The Madras High Court raised concerns regarding the ongoing ministership of V Senthil Balaji, who was arrested 230 days ago in a money laundering case. Judge Anand Venkatesh, while postponing Balaji’s bail petition hearing, questioned his lawyer: “How can a minister, even without a portfolio, continue in office after such serious accusations? Imagine a judge in a similar situation – would they keep their position?”
In an ongoing legal saga, the Chennai city court extended the remand of Tamil Nadu Minister Senthil Balaji, arrested by the Enforcement Directorate (ED) in a money laundering (PMLA) case since July 14 last year, until January 29. The ED, opposing Balaji’s plea to defer framing of charges, filed a 3000-page charge sheet against him, alleging a delay tactic. Balaji argued that charges couldn’t be framed until the special court for cases against MPs and MLAs acknowledged the alleged predicate offence. Despite 17 extensions, the Principal Sessions Judge S Alli extended his judicial custody until January 31.
Simultaneously, Balaji filed a bail petition before the Madras High Court, seeking release. The lower court and the HC had previously rejected his bail pleas. The Principal Sessions Judge (PSJ) posted the case for framing charges on February 14 but encountered a petition raising legal issues.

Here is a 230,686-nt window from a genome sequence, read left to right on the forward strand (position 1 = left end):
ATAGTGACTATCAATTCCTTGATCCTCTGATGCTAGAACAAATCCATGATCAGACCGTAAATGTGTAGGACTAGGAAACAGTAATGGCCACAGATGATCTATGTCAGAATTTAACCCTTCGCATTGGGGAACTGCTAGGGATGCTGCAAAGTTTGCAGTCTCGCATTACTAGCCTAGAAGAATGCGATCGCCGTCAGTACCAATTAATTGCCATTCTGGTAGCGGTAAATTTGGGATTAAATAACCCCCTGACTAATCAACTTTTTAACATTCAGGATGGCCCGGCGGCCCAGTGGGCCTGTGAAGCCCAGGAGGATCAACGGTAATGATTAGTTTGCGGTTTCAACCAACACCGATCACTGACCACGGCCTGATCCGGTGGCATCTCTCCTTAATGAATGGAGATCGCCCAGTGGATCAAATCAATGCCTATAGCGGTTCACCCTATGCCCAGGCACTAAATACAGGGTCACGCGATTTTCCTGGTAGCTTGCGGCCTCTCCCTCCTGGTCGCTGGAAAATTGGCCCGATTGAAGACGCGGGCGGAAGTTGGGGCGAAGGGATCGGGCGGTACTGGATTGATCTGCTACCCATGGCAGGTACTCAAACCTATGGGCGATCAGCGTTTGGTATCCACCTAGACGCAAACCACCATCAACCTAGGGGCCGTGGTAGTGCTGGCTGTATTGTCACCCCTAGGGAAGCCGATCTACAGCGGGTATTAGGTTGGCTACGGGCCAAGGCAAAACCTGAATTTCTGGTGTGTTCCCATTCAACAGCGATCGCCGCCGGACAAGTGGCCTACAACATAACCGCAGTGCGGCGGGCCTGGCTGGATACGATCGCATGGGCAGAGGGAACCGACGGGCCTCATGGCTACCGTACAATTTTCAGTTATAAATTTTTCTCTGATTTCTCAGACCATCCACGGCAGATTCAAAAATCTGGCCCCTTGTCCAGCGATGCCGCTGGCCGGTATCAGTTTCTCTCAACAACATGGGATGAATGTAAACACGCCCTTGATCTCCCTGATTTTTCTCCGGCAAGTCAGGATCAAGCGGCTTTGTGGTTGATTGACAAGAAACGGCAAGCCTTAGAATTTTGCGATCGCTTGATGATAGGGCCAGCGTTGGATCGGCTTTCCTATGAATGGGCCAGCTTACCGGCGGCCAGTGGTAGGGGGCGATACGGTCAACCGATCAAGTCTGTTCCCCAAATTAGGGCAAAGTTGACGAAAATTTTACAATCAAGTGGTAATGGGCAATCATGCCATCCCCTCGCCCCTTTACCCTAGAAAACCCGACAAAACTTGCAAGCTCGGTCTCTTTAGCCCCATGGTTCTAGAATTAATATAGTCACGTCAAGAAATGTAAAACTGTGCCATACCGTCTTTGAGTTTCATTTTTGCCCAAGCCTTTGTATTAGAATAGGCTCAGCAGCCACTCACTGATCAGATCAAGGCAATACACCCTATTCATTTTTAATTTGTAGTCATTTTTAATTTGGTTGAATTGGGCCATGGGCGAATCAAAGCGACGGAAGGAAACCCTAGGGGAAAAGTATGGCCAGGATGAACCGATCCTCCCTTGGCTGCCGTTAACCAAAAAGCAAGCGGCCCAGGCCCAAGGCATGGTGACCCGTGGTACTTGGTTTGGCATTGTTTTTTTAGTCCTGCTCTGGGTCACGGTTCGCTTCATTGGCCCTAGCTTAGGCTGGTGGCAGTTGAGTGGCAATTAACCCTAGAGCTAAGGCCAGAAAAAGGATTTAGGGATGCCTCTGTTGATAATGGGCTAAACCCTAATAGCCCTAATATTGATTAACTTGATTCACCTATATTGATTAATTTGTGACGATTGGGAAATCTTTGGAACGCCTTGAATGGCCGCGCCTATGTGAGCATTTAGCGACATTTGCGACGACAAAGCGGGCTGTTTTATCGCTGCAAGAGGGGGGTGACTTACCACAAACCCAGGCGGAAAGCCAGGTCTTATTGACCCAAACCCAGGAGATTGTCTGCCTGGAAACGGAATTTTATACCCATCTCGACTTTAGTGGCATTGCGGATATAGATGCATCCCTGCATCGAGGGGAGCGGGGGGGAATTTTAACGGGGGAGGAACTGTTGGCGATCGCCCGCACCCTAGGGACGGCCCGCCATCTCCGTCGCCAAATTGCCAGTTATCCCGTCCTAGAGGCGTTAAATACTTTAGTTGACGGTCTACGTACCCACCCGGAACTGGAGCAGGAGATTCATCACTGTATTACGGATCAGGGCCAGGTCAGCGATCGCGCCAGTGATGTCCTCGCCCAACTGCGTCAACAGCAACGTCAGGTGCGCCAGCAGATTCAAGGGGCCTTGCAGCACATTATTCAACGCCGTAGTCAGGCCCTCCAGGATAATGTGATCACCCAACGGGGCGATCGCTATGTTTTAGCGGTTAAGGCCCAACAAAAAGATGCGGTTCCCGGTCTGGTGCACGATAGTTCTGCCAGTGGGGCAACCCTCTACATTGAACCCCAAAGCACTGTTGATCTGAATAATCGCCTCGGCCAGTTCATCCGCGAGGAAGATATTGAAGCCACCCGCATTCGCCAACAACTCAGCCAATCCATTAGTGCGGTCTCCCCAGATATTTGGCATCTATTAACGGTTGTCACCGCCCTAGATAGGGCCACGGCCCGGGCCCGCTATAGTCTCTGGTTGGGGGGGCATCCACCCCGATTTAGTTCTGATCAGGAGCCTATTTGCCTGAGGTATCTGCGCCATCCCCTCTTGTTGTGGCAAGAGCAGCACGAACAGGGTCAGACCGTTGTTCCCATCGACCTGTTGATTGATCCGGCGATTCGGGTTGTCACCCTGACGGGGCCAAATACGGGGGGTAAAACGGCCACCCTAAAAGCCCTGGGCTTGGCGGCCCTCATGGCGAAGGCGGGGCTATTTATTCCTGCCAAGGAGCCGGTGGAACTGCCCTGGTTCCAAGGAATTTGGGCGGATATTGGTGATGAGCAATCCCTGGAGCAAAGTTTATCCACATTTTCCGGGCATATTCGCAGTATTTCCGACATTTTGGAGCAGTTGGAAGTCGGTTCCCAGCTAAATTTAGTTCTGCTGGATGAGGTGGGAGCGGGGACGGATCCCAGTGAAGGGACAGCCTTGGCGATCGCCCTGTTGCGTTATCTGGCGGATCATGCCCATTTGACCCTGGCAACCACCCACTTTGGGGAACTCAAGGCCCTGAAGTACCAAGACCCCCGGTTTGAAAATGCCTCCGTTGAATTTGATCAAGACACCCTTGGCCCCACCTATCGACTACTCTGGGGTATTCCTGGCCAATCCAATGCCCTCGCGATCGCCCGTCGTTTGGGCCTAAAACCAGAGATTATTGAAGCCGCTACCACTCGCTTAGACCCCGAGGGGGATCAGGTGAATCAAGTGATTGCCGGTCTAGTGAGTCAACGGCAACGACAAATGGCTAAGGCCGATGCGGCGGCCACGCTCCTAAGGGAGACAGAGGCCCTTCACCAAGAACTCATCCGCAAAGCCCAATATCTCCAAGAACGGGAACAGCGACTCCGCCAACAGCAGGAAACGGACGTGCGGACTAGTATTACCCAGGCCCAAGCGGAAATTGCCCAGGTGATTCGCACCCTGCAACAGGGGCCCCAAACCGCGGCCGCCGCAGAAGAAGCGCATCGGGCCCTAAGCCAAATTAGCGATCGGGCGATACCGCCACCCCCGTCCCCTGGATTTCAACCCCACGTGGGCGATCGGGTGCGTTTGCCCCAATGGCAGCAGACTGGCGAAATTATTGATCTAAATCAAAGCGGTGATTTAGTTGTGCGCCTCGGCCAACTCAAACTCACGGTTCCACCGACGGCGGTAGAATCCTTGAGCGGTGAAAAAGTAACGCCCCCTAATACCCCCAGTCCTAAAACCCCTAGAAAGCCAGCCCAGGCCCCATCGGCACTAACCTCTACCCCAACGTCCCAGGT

On January 30, Justice Anand Venkatesh of the Madras High Court, addressing the second bail petition, questioned the societal message of keeping a minister arrested by ED in a PMLA case without a portfolio for over 230 days. He emphasised equality under the law, citing the suspension of a lower-stage government employee within 48 hours of imprisonment. The judge posted the matter for February 14, ordering ED to respond.
Earlier in January, a bench of Justices A S Oka and Ujjal Bhuyan, while refusing to interfere under Article 136, concurred with the high court’s view on Balaji’s continuance in the state cabinet despite being in jail and stripped of a portfolio. Balaji’s arrest in June 2023 led to his being removed from portfolios by Chief Minister Stalin but retained as a minister. Advocate RL Ravi moved the Madras High Court, challenging Balaji’s retention in the cabinet.
The legal wrangling continues as Balaji seeks bail amidst charges of money laundering, raising broader questions about the implications of holding public office while facing serious criminal accusations. The repeated denial of bail, the extension of remand, and the nuanced legal arguments underscore the complexity of the case, affecting both the political and legal landscapes in Tamil Nadu. The court’s scrutiny of the minister’s continued tenure without a portfolio adds an intriguing dimension to the unfolding legal drama.